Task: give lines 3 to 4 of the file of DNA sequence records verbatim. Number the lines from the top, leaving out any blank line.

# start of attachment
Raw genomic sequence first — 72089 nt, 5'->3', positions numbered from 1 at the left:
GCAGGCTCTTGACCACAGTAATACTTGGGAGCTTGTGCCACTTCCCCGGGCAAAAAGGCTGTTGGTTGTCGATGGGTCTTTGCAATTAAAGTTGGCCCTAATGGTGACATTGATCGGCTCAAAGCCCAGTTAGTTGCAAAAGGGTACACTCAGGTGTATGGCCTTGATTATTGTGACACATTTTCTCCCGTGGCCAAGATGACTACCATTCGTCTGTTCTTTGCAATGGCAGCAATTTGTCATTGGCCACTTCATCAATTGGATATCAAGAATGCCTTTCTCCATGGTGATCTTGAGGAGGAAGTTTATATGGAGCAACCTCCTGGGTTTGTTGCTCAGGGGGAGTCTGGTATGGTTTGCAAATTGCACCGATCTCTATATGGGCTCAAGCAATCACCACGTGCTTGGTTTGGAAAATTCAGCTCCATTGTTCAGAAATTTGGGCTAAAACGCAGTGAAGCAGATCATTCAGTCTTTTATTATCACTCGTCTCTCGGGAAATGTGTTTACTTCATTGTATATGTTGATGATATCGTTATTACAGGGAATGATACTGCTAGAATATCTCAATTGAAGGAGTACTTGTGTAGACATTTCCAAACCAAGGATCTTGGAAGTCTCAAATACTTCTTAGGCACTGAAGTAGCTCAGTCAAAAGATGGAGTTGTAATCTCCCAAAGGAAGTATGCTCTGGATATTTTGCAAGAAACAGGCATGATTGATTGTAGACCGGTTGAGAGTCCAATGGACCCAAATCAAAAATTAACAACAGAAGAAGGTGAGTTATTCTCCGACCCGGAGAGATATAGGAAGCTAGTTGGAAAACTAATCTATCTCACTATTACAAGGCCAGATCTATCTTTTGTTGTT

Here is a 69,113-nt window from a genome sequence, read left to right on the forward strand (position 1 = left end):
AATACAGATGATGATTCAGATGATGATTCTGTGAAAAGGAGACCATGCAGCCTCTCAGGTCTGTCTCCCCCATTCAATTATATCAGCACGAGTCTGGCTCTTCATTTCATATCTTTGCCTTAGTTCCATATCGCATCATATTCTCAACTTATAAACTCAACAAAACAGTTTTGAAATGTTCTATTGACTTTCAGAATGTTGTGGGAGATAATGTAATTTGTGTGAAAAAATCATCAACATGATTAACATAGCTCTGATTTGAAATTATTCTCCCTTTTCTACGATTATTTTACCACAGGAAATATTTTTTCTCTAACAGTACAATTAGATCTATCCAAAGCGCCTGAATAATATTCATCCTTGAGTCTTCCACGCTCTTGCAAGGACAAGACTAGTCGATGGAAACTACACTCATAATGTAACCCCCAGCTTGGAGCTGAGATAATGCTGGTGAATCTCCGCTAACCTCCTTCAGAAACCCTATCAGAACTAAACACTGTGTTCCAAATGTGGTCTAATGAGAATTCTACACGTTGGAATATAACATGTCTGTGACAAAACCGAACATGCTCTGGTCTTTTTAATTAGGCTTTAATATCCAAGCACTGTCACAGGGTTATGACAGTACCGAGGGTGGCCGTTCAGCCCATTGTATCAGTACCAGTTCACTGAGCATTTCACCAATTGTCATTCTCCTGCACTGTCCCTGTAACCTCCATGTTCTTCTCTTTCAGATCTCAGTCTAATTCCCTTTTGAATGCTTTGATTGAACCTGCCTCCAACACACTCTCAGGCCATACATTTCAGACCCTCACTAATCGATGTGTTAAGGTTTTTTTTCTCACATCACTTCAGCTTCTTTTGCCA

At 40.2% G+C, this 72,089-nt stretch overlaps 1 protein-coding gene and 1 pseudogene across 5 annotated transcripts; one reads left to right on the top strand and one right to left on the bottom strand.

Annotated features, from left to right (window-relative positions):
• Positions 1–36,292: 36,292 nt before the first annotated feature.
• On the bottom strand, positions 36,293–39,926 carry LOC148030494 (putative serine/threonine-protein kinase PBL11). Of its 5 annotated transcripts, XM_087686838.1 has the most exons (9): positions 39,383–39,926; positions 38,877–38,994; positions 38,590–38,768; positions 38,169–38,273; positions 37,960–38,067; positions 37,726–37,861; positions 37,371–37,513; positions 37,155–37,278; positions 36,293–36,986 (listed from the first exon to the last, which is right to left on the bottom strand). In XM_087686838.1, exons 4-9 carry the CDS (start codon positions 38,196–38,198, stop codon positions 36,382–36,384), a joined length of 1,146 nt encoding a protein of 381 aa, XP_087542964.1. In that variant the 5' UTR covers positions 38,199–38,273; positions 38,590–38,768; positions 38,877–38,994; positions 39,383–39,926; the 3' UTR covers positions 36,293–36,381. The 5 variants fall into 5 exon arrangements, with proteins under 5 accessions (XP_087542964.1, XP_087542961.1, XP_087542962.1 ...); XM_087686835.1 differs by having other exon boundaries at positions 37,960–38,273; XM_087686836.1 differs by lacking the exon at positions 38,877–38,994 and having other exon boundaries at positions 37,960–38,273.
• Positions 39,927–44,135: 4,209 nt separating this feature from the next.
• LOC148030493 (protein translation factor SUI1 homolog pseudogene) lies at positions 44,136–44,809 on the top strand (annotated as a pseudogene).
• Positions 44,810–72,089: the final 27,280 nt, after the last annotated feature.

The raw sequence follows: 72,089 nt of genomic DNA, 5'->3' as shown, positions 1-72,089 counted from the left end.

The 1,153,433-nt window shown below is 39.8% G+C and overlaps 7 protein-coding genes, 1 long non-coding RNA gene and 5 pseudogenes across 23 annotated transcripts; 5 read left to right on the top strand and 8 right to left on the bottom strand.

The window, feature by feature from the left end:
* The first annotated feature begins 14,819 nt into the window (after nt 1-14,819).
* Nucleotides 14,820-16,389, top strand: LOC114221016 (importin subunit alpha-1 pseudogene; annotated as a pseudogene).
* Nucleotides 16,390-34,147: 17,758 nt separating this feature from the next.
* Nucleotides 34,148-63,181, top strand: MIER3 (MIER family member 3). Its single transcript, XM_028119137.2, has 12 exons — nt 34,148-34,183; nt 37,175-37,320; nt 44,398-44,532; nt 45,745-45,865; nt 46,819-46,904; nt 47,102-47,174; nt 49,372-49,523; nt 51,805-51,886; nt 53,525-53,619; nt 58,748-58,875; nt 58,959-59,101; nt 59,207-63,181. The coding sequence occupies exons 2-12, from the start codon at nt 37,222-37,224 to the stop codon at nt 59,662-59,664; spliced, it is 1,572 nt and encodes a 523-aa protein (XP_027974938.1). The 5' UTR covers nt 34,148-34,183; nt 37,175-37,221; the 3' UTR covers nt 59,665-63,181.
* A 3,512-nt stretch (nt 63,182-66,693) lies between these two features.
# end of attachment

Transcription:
Here is a 69,113-nt window from a genome sequence, read left to right on the forward strand (position 1 = left end):
AATACAGATGATGATTCAGATGATGATTCTGTGAAAAGGAGACCATGCAGCCTCTCAGGTCTGTCTCCCCCATTCAATTATATCAGCACGAGTCTGGCTCTTCATTTCATATCTTTGCCTTAGTTCCATATCGCATCATATTCTCAACTTATAAACTCAACAAAACAGTTTTGAAATGTTCTATTGACTTTCAGAATGTTGTGGGAGATAATGTAATTTGTGTGAAAAAATCATCAACATGATTAACATAGCTCTGATTTGAAATTATTCTCCCTTTTCTACGATTATTTTACCACAGGAAATATTTTTTCTCTAACAGTACAATTAGATCTATCCAAAGCGCCTGAATAATATTCATCCTTGAGTCTTCCACGCTCTTGCAAGGACAAGACTAGTCGATGGAAACTACACTCATAATGTAACCCCCAGCTTGGAGCTGAGATAATGCTGGTGAATCTCCGCTAACCTCCTTCAGAAACCCTATCAGAACTAAACACTGTGTTCCAAATGTGGTCTAATGAGAATTCTACACGTTGGAATATAACATGTCTGTGACAAAACCGAACATGCTCTGGTCTTTTTAATTAGGCTTTAATATCCAAGCACTGTCACAGGGTTATGACAGTACCGAGGGTGGCCGTTCAGCCCATTGTATCAGTACCAGTTCACTGAGCATTTCACCAATTGTCATTCTCCTGCACTGTCCCTGTAACCTCCATGTTCTTCTCTTTCAGATCTCAGTCTAATTCCCTTTTGAATGCTTTGATTGAACCTGCCTCCAACACACTCTCAGGCCATACATTTCAGACCCTCACTAATCGATGTGTTAAGGTTTTTTTTCTCACATCACTTCAGCTTCTTTTGCCA